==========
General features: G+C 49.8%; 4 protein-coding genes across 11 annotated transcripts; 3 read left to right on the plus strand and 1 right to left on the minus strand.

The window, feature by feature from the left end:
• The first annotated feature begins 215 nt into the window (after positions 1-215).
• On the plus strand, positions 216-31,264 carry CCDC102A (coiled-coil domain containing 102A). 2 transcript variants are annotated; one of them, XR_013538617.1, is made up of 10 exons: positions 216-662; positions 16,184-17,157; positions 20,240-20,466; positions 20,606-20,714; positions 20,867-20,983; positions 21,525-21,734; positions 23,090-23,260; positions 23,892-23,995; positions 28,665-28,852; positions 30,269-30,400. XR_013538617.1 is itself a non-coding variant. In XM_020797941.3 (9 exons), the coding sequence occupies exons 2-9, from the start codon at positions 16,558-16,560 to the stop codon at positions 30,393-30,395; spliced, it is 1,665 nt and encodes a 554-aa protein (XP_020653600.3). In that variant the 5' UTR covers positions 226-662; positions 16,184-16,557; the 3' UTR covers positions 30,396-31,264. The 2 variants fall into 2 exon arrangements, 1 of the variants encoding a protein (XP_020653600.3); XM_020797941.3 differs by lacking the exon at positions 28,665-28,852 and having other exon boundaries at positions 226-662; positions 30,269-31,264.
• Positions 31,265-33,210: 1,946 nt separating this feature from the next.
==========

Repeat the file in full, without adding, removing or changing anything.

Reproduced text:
General features: G+C 49.8%; 4 protein-coding genes across 11 annotated transcripts; 3 read left to right on the plus strand and 1 right to left on the minus strand.

The window, feature by feature from the left end:
• The first annotated feature begins 215 nt into the window (after positions 1-215).
• On the plus strand, positions 216-31,264 carry CCDC102A (coiled-coil domain containing 102A). 2 transcript variants are annotated; one of them, XR_013538617.1, is made up of 10 exons: positions 216-662; positions 16,184-17,157; positions 20,240-20,466; positions 20,606-20,714; positions 20,867-20,983; positions 21,525-21,734; positions 23,090-23,260; positions 23,892-23,995; positions 28,665-28,852; positions 30,269-30,400. XR_013538617.1 is itself a non-coding variant. In XM_020797941.3 (9 exons), the coding sequence occupies exons 2-9, from the start codon at positions 16,558-16,560 to the stop codon at positions 30,393-30,395; spliced, it is 1,665 nt and encodes a 554-aa protein (XP_020653600.3). In that variant the 5' UTR covers positions 226-662; positions 16,184-16,557; the 3' UTR covers positions 30,396-31,264. The 2 variants fall into 2 exon arrangements, 1 of the variants encoding a protein (XP_020653600.3); XM_020797941.3 differs by lacking the exon at positions 28,665-28,852 and having other exon boundaries at positions 226-662; positions 30,269-31,264.
• Positions 31,265-33,210: 1,946 nt separating this feature from the next.